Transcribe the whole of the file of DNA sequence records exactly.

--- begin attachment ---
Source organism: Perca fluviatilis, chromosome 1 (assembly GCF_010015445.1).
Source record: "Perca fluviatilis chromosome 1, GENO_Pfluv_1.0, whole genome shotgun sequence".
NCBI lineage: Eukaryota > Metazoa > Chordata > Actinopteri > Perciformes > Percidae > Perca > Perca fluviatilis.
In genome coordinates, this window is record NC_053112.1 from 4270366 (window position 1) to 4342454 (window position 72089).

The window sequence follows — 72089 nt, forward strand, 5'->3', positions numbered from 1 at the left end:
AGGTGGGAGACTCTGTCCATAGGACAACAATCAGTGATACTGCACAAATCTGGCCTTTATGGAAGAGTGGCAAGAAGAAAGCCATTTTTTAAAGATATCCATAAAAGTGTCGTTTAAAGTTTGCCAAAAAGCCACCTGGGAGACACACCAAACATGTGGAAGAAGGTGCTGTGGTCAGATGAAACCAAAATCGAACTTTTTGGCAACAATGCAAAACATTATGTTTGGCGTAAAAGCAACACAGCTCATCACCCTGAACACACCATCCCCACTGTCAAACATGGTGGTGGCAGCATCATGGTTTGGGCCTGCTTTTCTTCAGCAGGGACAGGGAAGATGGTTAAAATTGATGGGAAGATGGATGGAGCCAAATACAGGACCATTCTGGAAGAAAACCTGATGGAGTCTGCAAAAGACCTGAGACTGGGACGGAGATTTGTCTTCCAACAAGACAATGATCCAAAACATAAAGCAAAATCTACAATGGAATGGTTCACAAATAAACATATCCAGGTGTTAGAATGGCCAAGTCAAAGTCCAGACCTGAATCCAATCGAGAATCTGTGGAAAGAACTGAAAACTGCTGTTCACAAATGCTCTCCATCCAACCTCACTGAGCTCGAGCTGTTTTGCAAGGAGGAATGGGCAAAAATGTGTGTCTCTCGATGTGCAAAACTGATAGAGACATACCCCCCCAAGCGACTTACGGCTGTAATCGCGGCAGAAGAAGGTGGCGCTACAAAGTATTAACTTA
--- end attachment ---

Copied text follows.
Source organism: Perca fluviatilis, chromosome 1 (assembly GCF_010015445.1).
Source record: "Perca fluviatilis chromosome 1, GENO_Pfluv_1.0, whole genome shotgun sequence".
NCBI lineage: Eukaryota > Metazoa > Chordata > Actinopteri > Perciformes > Percidae > Perca > Perca fluviatilis.
In genome coordinates, this window is record NC_053112.1 from 4270366 (window position 1) to 4342454 (window position 72089).

The window sequence follows — 72089 nt, forward strand, 5'->3', positions numbered from 1 at the left end:
AGGTGGGAGACTCTGTCCATAGGACAACAATCAGTGATACTGCACAAATCTGGCCTTTATGGAAGAGTGGCAAGAAGAAAGCCATTTTTTAAAGATATCCATAAAAGTGTCGTTTAAAGTTTGCCAAAAAGCCACCTGGGAGACACACCAAACATGTGGAAGAAGGTGCTGTGGTCAGATGAAACCAAAATCGAACTTTTTGGCAACAATGCAAAACATTATGTTTGGCGTAAAAGCAACACAGCTCATCACCCTGAACACACCATCCCCACTGTCAAACATGGTGGTGGCAGCATCATGGTTTGGGCCTGCTTTTCTTCAGCAGGGACAGGGAAGATGGTTAAAATTGATGGGAAGATGGATGGAGCCAAATACAGGACCATTCTGGAAGAAAACCTGATGGAGTCTGCAAAAGACCTGAGACTGGGACGGAGATTTGTCTTCCAACAAGACAATGATCCAAAACATAAAGCAAAATCTACAATGGAATGGTTCACAAATAAACATATCCAGGTGTTAGAATGGCCAAGTCAAAGTCCAGACCTGAATCCAATCGAGAATCTGTGGAAAGAACTGAAAACTGCTGTTCACAAATGCTCTCCATCCAACCTCACTGAGCTCGAGCTGTTTTGCAAGGAGGAATGGGCAAAAATGTGTGTCTCTCGATGTGCAAAACTGATAGAGACATACCCCCCCAAGCGACTTACGGCTGTAATCGCGGCAGAAGAAGGTGGCGCTACAAAGTATTAACTTA